The Bowraville Memorial Cup is now in its fourth year, and it just keeps growing each time.
This year around 400 primary students from the Valley and another couple of hundred high schoolers from as far away as Kempsey and Orara slipped on their jerseys - a valuable keepsake that gets worn with pride for years to come.
Word of mouth has spread far and wide with more schools and services putting up their hands to be involved in the two-day carnival each year.
Bowraville Central School principal Dave Taylor has the mammoth task each year of coordinating with all the schools. His enthusiasm for the event is effusive: "I just love seeing kids be kids - they bring out the inner child."
The Valley 10 schools prioritised this as one of two culturally significant events in the school calendar to come together and strengthen inter-school connections.
"They want to be a part of the healing, and a part of the memory," one of the cultural activities organisers Waylon Boney said.
The Memorial Cup was envisioned by the families of Evelyn Greenup, Colleen Walker and Clinton Speedy-Duroux as a legacy event, but also as a day of fun for local kids, and as a platform for healing; to relieve some of the intergenerational trauma passed on as a result of the murders and the following systemic injustice.
"The trauma had a ripple effect across the Valley and the whole Mid North Coast," Penny Stadhams said, who is an aunt of Evelyn, and project officer of Jaanymili Bawrrungga (Bowraville Coming Together) - the community reference group responsible for steering the Solution Brokerage after the Parliamentary Inquiry Recommendations were handed down.
This is a way for the families to come together and speak about that trauma.
"Hopefully down the track the families will have a tent to educate others about their fight for justice."
Their passion is what drives this event, and each year they bring fresh ideas to the table.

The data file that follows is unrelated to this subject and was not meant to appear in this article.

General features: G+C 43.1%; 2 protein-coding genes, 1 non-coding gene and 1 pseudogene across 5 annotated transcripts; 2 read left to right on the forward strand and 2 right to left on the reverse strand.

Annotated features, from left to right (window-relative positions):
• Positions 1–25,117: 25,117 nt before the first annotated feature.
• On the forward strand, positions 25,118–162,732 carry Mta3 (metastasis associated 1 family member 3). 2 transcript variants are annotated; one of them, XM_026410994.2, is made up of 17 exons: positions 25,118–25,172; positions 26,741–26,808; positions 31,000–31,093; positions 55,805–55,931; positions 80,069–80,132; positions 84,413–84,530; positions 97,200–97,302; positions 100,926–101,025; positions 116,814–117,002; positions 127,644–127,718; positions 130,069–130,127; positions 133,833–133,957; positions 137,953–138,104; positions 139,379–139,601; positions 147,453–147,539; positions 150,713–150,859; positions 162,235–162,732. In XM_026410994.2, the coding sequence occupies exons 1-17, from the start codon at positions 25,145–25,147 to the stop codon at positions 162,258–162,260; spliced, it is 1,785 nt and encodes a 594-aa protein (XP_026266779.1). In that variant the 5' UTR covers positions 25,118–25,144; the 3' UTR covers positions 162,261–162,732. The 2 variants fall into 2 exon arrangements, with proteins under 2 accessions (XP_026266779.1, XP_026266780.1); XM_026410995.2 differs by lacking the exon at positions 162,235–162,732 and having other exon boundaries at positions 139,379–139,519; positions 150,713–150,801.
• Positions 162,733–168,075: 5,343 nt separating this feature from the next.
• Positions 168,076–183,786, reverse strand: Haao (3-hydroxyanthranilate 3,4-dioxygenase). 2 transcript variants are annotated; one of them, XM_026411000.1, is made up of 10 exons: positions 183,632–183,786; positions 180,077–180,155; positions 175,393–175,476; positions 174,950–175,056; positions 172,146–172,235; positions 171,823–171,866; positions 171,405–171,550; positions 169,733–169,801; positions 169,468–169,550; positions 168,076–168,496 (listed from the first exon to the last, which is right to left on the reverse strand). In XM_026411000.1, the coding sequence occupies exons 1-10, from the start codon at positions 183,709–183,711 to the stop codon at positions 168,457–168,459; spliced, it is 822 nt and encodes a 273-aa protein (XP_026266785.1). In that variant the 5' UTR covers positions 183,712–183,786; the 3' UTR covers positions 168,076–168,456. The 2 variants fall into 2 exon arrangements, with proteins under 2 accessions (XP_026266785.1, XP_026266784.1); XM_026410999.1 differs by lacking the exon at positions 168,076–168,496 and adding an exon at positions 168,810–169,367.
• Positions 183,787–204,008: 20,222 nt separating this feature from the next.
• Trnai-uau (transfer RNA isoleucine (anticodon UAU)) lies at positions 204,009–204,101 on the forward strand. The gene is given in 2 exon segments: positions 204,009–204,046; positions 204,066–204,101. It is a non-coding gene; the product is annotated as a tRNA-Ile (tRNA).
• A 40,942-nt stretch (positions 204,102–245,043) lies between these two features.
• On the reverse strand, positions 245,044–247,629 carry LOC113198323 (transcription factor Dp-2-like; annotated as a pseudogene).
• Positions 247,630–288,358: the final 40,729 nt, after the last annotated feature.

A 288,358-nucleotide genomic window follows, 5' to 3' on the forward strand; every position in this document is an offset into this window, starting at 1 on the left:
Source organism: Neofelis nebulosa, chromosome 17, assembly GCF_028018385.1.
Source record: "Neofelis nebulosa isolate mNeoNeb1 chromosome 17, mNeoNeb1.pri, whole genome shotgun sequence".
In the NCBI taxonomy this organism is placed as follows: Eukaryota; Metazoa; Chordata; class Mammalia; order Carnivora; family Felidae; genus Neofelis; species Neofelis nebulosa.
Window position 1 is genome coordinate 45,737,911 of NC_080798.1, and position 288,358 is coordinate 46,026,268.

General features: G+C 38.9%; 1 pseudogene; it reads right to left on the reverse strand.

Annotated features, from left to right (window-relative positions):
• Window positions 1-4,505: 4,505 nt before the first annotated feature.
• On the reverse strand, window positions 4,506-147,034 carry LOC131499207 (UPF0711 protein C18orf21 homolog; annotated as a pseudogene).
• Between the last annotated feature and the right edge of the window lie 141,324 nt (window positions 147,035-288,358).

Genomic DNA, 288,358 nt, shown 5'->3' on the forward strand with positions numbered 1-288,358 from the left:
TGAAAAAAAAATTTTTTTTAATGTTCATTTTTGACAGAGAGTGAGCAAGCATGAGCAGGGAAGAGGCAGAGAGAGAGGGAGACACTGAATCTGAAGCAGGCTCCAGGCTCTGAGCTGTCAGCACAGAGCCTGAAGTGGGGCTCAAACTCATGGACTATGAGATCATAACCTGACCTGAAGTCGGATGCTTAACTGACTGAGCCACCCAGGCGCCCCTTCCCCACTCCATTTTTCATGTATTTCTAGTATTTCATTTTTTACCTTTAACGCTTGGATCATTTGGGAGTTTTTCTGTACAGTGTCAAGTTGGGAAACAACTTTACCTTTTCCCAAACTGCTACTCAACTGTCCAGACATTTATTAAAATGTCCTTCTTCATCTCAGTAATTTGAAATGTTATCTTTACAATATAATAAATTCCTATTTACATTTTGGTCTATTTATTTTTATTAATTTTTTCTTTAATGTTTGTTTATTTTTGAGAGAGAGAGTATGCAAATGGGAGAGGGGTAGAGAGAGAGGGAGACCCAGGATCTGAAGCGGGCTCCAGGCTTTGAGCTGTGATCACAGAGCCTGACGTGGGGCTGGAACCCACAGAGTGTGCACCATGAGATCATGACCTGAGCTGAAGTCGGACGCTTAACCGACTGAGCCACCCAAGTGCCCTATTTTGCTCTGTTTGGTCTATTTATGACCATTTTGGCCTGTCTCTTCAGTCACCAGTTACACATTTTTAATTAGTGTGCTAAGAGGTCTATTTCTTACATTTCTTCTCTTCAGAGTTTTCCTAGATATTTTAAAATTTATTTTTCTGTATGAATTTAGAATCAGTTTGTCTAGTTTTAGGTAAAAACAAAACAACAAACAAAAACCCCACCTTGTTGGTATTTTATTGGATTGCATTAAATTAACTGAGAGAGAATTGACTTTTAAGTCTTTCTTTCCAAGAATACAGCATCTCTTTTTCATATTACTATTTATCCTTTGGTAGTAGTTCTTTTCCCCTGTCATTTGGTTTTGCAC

This year they decided there should be more culture-based activities for children, elders and service providers to participate in.
Dhamu Paul Gordon - a respected elder and educator - was asked to speak about the tenets of leadership. And high schoolers were able to practise that leadership yesterday when they were tasked with refereeing the primary schools' touch footy games.
Neil Flanders was invited to instruct a workshop on Aboriginal sign language.
There was also a weapons maker, and Muurrbay was conducting Gumbaynggirr language workshops.
Students from Bowraville Central, St Mary's and Bowraville Preschool also performed cultural songs and dancing at the opening ceremony each day.
"The thing I wanted most out of this - bringing everyone here around culture - was for revitalisation," Waylon said.
"We can start the process of rebuilding if we start with building our knowledge."
Penny said the opportunities the event offers are perfect for showcasing the cultural connections that Bowraville has.
"It's also about reconnecting everyone back to country and culture," she said.
"And it's about one event bringing people together regardless of race, religion or age."
Looking around today, and yesterday, at the record number of smiling faces and the connections being made, it's pretty clear that it's succeeding in that goal.